It is a chilly day in late 1963, and the several thousand assembled marchers are stamping to keep warm. John Kennedy is still President, Civil Rights is the cause of the day, and despite Bull Connors and his Birmingham police dogs, the spirits are high. Near the back of the crowd, a small group of friends begins to sing "Blowin' in the Wind"- "How many roads must a man walk down, before they call him a man?" The song is so perfectly tuned to the feeling of the day that the singing spreads rapidly. Soon, the whole rear half of the line is singing. . ."And how many times must the cannonballs fly, before they are forever banned?" Everyone feels a little warmer and surer of themselves.
There are three or four thousand work-shirt-and-jeans wearers in Carnegie Hall, listening intently to Bob Dylan's nervous joking from the stage. He launches into "The Times They Are A-Changin' " and when he gets to the line: "All you mothers and fathers throughout the land/Don't criticize what you can't understand/Your sons and your daughters are beyond your command..." the house goes up for grabs. It's as if, by the wildness of their enthusiasm, the message will be carried to the moms and pops who just an hour before, warned their children not to come home late from the Dylan concert. Not exactly beyond your command, Mom, but they're never Coming Home again.
In a dingy apartment, circa 1965, a nail thin joint is making the rounds with an audible "whooooshhh." ("Hey, don't waste any, man, the nickel we got last week's just about empty.") Meanwhile, the record player is singing "Hey Mr. Tambourine Man," and the words "Take me disappearing through the smoke rings of my mind. . ." bring a murmur of stoned, knowing laughter. Marijuana, just emerged from the criminal's closet, is a secret giggle shared with Dylan and your friends.
"You know somethin' is happenin' here, but you don't know what it is. . .Do you, Mr. Jones?" The young black community organizer turns to his friend, an ex-stand -up comic he'd met in college, and says. . . "Hey, this cat really knows what's happenin'!" Some time after the night they listened to ."Ballad of A Thin Man," Huey Newton, Bobby Seale and the rest of Oakland's fledgling Black Panther Party hit the national headlines by toting their guns to the California State Capitol in protest of a gun control bill aimed, they felt, at disarming the black community. Needless to say, the State Legislators inside felt considerably like the aforementioned Mr. Jones.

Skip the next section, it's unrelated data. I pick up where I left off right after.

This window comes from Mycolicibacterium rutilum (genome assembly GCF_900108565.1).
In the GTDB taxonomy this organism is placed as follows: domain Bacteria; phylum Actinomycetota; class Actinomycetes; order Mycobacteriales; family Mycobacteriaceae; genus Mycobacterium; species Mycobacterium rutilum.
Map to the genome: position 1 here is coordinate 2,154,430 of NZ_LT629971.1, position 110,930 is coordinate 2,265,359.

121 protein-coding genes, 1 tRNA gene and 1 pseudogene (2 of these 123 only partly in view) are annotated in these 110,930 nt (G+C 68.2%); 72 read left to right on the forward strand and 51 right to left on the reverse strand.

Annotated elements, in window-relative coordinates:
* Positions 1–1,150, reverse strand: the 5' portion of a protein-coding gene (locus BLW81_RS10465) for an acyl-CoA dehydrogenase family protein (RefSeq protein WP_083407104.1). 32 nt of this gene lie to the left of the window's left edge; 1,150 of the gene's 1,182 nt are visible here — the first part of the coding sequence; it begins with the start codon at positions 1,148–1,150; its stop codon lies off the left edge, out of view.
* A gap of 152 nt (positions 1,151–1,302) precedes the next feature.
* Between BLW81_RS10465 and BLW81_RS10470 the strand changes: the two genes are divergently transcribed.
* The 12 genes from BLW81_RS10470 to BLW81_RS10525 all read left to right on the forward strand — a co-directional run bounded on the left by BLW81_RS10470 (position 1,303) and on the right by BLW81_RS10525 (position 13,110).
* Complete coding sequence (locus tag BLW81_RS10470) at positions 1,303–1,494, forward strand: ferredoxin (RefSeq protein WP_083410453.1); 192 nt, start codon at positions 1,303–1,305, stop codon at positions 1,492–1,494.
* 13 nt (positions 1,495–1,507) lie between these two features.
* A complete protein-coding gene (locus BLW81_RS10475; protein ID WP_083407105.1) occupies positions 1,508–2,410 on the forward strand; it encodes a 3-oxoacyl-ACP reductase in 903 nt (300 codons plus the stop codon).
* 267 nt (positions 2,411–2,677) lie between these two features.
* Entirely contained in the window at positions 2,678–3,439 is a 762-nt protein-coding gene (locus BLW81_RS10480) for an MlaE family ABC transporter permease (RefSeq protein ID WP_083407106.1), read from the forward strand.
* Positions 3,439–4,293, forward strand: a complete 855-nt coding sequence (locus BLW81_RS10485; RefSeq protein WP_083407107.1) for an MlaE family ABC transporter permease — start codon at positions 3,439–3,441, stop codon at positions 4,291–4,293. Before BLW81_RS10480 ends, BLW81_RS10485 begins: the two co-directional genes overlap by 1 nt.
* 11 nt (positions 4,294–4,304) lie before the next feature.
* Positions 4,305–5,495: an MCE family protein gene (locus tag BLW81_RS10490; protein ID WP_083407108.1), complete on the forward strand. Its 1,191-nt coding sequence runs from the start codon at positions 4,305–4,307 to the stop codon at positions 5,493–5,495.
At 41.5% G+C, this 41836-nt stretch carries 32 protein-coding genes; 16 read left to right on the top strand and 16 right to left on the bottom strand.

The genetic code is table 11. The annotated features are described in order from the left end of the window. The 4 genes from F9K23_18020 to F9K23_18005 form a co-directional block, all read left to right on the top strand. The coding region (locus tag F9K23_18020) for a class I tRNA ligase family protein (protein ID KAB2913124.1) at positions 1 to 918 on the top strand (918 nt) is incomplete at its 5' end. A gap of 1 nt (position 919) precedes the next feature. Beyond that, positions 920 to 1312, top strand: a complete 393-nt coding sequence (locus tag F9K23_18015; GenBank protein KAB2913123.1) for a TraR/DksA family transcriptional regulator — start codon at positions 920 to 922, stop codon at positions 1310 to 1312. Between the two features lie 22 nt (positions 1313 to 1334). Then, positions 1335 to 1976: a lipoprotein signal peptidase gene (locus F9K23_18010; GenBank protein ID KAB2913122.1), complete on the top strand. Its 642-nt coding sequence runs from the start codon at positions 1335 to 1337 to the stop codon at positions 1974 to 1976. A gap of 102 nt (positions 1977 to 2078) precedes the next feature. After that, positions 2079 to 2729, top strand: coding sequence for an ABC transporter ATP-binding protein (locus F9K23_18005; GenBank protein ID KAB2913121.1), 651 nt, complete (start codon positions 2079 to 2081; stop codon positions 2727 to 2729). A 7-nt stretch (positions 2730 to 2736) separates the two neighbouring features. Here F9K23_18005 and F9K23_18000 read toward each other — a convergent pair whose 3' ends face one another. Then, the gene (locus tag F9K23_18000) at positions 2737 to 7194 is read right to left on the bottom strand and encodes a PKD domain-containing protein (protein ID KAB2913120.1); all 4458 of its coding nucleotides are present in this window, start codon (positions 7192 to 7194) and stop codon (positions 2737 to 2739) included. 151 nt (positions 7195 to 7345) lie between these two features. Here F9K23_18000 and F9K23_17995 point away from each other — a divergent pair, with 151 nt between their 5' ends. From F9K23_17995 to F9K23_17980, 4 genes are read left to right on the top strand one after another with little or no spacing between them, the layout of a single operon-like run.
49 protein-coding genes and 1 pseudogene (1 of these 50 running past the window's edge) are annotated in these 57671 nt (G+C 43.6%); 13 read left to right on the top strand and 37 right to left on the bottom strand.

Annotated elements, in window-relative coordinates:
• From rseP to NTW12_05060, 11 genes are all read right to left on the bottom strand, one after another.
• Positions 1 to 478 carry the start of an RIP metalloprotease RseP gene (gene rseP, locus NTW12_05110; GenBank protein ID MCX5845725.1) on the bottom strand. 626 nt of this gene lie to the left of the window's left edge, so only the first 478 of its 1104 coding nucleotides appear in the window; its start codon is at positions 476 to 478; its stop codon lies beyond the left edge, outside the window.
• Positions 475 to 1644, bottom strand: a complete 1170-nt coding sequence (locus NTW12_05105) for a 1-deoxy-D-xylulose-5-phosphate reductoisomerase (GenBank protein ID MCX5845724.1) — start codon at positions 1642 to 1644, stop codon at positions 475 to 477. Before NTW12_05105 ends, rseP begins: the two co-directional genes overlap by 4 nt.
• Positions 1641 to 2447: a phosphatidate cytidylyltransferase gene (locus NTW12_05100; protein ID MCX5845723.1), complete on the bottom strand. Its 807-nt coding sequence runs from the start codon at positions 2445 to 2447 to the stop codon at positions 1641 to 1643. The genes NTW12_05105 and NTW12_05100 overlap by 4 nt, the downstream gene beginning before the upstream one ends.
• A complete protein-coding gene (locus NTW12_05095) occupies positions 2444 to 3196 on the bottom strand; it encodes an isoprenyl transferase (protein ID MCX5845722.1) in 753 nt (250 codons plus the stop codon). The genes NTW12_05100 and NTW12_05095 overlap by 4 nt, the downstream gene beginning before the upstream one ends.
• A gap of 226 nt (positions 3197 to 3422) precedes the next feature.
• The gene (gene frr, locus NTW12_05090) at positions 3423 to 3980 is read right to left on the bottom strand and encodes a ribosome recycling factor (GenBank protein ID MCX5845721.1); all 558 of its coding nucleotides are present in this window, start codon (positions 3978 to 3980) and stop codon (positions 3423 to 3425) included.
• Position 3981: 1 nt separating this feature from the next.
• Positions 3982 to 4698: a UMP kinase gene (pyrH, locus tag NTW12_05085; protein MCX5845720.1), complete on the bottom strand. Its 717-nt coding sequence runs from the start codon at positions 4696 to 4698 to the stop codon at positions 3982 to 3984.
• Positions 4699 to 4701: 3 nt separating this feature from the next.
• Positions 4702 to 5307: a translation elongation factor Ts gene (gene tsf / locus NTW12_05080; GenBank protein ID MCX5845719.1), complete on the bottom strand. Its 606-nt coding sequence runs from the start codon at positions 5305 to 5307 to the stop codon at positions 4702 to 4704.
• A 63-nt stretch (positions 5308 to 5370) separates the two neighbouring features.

Two years later, the street-fighting faction of SDS cops a line from "Subterranean Homesick Blues" - "You don't need a Weatherman to know which way the wind blows." Before the year is out, a dozen of these self-proclaimed Weathermen are fugitives from the FBI.
January 1974: Chicago Stadium. 20,000 Dylan fans all but tear the roof off when Dylan opens the second half of the show clad in a white tunic and acoustic guitar. Unaccompanied, he sings five songs from the early-middle era, including "It's All Right Ma, I'm Only Bleeding." When he reaches the ringing phrase, "But even the President of the United States sometimes must have to stand naked," all 20,000 roar testimony that a naked Richard Nixon in 1974 would be just as satisfying as a bare LBJ was in 1968 . As Dylan bows offstage, fully 5 ,000 of the throng scramble to light matches, candles, cigarettes and any other nearby flammable in ecstatic assent to the past, present and future tense of Bob Dylan.
Studying Bob Dylan as a musical phenomenon is akin to peering at the kitty litter to learn about the cat. Dylan represents the crest of a wave that's been breaking on the coastline of America - and the world - for nearly fifteen years. And the incredible world-wide press coverage that this tour has received is only an indication of how many people got their feet wet when the tide came in.
Spawned by the high energy of Fifties rock and roll and the lyrical voice of Sixties folk music, both the generation and the singer have been damned and praised, dissected and dismissed, analyzed, mythologized and misunderstood more often than any other phenomenon in the history of global Communications.